Why would a climber want to visit something called Moss Cliff? Though the name conjures up some dank, low-angled slab wrapped in a living green carpet, the reality is quite different. This best of Adirondack cliffs is not so mossy. In fact, it’s among the cleanest, driest, most appealing rock walls in the Northeast—in Don Mellor’s opinion, the most Adirondack of all Adirondack crags.
DEC is relying on education and the efforts of partner groups to deal with the increasing number of hikers who have been coming to the High Peaks region.
In late January, I visited the St. Regis Mountain fire tower with Doug Fitzgerald, co-chairman of Friends of St. Regis Mountain Fire Tower. The purpose of the visit was to check out the view from the tower, which had opened to the public in September, after being closed for decades. On Monday, July 10, Doug and other members of the Friend’s group held an informational meeting at Historic Saranac Lake to give an update on the restoration process. Although the tower opened up to the public in 2016, the Friends group still has more work to do in order to >>More
Forest rangers found a 49-year-old Saratoga County man alive but exhausted Wednesday, July 5, after he spent two unplanned nights in the woods after getting lost near the summit of Nippletop Mountain.
Spencer Morrissey’s goal is to hike all of the Adirondacks mountains that are open to the public, or that he’s allowed to do through permission of the landowners. He’s counted 1,817 possible peaks.
The state Department of Environmental Conservation has been grappling with how to deal with the increasing number of hikers in the High Peaks in recent years. I wrote a series of articles about the subject last year, and we will continue to report on the issue again this summer. Above are some photos that illustrate some of the problems in the High Peaks but also some of the reasons why they are so popular.
In May, I met up with Dave LaMountain at the Flume on the West Branch of the Ausable River in Wilmington. LaMountain demonstrated how he uses drones to showcase the beauty of the Adirondack Park. He is a believer that drones can co-exist with the Adirondack Park if their usage is limited to noisy frontcountry areas near roads. He doesn’t believe they should be used in Wilderness areas away from roads. Because drones are now becoming more popular, the state Department of Environmental Conservation is currently working on new regulations for drone usage in the Forest Preserve. To find out >>More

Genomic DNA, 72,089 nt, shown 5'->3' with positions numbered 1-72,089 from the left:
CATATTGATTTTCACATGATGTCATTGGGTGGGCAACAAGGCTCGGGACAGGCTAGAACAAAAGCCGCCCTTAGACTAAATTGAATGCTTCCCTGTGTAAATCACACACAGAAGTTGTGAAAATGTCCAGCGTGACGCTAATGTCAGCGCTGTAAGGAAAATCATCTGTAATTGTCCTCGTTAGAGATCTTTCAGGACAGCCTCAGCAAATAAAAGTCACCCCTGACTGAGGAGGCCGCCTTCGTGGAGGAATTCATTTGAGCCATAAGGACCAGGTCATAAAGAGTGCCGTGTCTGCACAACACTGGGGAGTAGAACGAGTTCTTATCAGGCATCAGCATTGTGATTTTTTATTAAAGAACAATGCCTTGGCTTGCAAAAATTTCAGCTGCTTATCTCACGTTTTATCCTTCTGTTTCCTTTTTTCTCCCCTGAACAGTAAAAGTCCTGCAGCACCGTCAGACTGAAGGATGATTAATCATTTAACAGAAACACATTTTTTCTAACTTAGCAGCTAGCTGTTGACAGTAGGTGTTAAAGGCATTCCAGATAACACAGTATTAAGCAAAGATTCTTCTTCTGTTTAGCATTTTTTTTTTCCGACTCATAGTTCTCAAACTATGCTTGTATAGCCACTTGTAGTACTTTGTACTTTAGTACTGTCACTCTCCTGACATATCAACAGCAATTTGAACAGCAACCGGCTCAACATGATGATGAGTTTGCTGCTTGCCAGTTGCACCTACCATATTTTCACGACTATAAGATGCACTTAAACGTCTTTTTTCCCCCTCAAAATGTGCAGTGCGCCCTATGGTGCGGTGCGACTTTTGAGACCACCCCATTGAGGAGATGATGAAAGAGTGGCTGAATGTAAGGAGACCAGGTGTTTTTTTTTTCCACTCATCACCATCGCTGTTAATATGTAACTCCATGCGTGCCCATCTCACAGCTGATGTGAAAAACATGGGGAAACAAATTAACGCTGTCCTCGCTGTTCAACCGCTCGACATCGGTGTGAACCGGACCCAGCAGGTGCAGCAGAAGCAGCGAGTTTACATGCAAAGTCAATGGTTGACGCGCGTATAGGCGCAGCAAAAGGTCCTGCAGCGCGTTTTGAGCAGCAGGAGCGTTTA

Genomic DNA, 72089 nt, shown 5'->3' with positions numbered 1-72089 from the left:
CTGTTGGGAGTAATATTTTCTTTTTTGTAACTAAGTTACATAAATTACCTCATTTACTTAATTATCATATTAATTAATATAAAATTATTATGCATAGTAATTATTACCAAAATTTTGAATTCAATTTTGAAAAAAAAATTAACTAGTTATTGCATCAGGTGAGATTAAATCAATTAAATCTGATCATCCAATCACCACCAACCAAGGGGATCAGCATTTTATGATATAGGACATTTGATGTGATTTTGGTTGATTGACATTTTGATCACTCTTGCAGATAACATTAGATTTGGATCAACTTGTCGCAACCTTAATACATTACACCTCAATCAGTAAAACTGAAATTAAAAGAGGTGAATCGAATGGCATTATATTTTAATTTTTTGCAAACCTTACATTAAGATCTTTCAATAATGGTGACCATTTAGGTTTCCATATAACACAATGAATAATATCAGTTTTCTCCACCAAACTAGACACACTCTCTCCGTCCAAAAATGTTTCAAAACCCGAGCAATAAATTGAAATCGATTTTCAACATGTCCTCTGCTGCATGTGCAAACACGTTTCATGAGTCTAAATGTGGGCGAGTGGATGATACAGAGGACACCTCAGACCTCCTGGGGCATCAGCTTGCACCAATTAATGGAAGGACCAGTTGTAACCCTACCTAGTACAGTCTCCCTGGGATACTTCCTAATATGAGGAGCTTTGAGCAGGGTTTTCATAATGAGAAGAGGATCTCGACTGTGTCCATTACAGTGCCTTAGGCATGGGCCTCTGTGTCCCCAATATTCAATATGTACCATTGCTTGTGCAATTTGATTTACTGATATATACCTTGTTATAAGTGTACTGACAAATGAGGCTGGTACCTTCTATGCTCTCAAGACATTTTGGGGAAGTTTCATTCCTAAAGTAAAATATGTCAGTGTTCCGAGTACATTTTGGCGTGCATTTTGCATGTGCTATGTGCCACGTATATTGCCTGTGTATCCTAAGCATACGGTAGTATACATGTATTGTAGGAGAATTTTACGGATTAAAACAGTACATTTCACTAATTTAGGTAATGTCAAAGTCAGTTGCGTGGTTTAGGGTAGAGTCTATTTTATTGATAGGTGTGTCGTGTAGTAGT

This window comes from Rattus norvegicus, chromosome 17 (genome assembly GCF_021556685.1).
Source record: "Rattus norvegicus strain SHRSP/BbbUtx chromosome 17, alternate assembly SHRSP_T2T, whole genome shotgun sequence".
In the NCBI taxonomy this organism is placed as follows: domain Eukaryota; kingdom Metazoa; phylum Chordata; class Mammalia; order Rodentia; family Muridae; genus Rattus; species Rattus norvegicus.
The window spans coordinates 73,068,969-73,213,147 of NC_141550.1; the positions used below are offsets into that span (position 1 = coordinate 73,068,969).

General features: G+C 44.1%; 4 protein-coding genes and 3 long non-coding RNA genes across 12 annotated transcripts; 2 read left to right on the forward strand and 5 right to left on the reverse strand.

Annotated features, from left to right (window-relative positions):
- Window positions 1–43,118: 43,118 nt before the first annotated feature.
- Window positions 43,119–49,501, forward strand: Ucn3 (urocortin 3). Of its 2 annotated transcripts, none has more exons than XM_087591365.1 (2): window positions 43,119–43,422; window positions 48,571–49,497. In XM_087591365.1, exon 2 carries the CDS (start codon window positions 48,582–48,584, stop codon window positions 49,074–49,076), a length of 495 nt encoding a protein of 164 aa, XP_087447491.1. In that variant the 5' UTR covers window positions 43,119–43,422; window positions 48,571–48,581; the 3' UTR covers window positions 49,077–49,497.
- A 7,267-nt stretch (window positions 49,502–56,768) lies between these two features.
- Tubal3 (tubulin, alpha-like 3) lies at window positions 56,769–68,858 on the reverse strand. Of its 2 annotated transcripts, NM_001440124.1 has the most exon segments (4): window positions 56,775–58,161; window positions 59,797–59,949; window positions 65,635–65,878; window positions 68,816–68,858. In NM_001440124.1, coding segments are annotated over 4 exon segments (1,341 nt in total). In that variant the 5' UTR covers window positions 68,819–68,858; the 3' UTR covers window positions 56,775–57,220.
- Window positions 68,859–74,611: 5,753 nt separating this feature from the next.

Here are some photos that I took in mid-April along the Saranac River. The photos were taken from a few miles downstream of the village of Saranac Lake to Union Falls Dam. This past winter the northern Adirondacks received a significant amount of snow, much of it in mid-March during a storm that dumped more than three feet of snow in places. As a result, spring runoff was strong this year, causing rivers to swell. This was particularly evident at Union Falls Dam, which is pictured above.
In late May, I joined Explorer publisher Tracy Ormsbee and Brendan Wiltse for a hike to Cobble Lookout in Wilmington. During the 2.2-mile round trip hike, Tracy interviewed Brendan for her new Trailblazer column that features people around the Park who are taking leadership roles related to important causes. Brendan is a scientist and an advocate for designating the Boreas Ponds tract in the Central Adirondacks as wilderness. He played a key role in getting young adults involved in the Boreas land classification hearings. Brendan chose this hike for a place to interview because it’s an easy hike with a >>More
This winter, I visited the St. Regis Fire Tower in Paul Smiths with Doug Fitzgerald, who is co-chair of Friends of St. Regis Mountain Fire Tower. The highlight of the trip – which included skiing and snowshoeing – was being on the frosty summit, where the trees and fire tower were covered in a layer of snow and ice. It was extremely scenic and photogenic. This type of experience is one of the main reasons I live in the Adirondacks. I love to get outside, explore, and experience the natural world firsthand. Often, I try to capture the moments with >>More